1942: Retreat to the Don, Operation Uranus & Stalingrad

In March 1942 Rokossovsky was badly injured by a shell splinter. It was widely rumored that Valentina Serova was a mistress of Rokossovski during this time. While it's true that Serova, working as a hospital volunteer, met Rokossovski several times while he was recovering from his wound, there is no evidence that they were lovers.[24] Rokossovski already had a mistress at this time, Dr. Lt. Galina Talanova, with whom he had a daughter in 1945.[25] After two months in a Moscow hospital Rokossovsky was reunited briefly with the 16th Army.

During 1942 the Wehrmacht commenced "Operation Fall Blau" and switched the axis of their offensive from Moscow and attacked southward into the eastern Ukraine towards the Don-Volga river line, Rostov, Voronezh, Stalingrad and the Caucuses beyond. There the Germans hoped to secure fresh supplies of oil to fuel their armies. Unlike the early days of 1941 the stiffening Soviet army maintained relatively good order in retreat, backing up along a defensive line along the Don river.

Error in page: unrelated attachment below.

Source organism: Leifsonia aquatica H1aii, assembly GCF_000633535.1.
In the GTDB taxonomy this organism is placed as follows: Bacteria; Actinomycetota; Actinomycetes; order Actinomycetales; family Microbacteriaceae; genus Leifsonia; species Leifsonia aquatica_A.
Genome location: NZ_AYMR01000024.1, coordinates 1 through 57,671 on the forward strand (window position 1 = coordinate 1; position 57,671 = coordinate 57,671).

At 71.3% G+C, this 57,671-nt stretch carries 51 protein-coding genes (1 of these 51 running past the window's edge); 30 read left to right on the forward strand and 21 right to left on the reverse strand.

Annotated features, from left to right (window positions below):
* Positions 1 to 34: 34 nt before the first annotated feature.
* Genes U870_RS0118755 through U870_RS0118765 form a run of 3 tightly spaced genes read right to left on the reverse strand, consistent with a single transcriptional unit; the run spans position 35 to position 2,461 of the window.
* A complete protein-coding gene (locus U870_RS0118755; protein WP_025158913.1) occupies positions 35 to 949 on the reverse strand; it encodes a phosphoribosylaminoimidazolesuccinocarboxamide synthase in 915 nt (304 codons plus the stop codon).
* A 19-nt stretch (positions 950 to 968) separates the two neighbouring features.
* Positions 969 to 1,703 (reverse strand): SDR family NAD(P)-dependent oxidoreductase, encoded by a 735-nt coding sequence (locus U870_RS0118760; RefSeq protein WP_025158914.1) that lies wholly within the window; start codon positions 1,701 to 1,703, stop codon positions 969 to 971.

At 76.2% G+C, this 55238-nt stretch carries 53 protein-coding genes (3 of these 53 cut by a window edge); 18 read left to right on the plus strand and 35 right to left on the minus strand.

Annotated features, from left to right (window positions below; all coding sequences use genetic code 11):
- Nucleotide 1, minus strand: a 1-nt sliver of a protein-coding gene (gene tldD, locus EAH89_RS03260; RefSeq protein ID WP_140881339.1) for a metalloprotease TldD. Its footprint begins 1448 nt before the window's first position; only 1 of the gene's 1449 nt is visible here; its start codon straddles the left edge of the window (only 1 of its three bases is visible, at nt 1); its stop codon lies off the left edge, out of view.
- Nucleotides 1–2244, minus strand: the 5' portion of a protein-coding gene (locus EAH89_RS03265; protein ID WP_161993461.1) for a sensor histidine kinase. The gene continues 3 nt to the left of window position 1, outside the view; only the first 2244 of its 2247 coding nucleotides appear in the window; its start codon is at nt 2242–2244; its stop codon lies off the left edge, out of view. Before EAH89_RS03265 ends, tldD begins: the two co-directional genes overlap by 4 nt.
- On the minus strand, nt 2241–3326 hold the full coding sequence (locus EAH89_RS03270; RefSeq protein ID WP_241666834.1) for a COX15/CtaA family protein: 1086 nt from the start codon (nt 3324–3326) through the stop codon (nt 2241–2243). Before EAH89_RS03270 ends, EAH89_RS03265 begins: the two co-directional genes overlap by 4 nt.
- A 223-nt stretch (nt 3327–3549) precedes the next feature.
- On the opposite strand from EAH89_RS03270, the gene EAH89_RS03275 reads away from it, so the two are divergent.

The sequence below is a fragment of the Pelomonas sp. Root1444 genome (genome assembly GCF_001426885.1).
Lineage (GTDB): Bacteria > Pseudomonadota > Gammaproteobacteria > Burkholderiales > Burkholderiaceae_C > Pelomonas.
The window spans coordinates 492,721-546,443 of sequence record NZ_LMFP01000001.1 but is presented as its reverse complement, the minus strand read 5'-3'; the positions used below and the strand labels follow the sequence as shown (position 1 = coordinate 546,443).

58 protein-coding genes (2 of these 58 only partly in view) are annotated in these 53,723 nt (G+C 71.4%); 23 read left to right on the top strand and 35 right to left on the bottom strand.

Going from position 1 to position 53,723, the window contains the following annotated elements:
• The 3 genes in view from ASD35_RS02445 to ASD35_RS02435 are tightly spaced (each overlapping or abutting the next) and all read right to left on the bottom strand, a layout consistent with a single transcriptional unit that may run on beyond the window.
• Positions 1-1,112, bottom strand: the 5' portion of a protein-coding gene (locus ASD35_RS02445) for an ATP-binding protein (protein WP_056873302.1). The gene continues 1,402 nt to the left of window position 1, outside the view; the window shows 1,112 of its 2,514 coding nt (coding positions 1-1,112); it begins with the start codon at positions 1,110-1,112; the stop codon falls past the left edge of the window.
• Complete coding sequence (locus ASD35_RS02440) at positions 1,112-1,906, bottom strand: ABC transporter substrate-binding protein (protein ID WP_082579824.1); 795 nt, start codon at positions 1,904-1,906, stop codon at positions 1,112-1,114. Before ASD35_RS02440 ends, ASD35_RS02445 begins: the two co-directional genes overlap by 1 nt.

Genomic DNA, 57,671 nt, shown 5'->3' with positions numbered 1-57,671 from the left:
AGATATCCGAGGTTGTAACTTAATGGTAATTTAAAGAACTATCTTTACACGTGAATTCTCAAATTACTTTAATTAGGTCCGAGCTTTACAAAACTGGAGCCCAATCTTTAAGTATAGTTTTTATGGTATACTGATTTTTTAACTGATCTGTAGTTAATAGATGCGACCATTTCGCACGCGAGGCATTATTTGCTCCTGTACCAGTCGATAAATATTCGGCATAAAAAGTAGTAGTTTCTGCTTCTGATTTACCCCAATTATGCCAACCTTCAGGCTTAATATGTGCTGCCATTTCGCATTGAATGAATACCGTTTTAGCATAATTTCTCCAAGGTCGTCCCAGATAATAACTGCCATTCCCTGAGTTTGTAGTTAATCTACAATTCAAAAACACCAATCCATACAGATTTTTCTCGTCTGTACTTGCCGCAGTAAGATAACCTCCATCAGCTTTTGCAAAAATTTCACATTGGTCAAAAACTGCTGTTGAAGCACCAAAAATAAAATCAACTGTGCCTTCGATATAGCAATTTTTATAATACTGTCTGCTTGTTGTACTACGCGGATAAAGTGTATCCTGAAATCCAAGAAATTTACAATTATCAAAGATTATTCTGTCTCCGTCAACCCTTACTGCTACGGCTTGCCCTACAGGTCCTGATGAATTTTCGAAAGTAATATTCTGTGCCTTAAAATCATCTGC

On 13 July 1942 Rokossvsky was given his first operational level command, a sign of his growing stature. The battles of Smolensk and Moscow had by no measure resulted in Red Army victory but the front line formations under his command were central to frustrating the Wehrmacht efforts to achieve the same[26] and this was most likely reflected in Stalin's decision to make him commander of the Bryansk Front[7][27] where Stavka expected the main line of German attack to be renewed against Moscow in 1942—Rokossovsky was a trusted officer who could be counted on in a tight squeeze.

As the German offensive turned south, and toward Voronezh, the Bryansk sector turned out to be so quiet that Stavka shuffled the 38th Army to General Vatutin's Voronezh Front, during the heated Battle of Voronezh,[28] where the Germans attempted to ford the Don River, and compromise the entire Soviet Don River defense. Rokossovsky recounts in his memoirs that during that summer Stalin phoned him personally to ask "whether I did not find the situation to dull for my liking"[29] and was then recalled to Moscow to undertake command of a new operation:

“The plan was to concentrate a strong force (no less than three combined armies and several armoured corps) on the flank of the enemy occupying the country between the Don and the Volga with the purpose of counter-attacking south and south-east from the vicinity of Serafimovich.”"[29]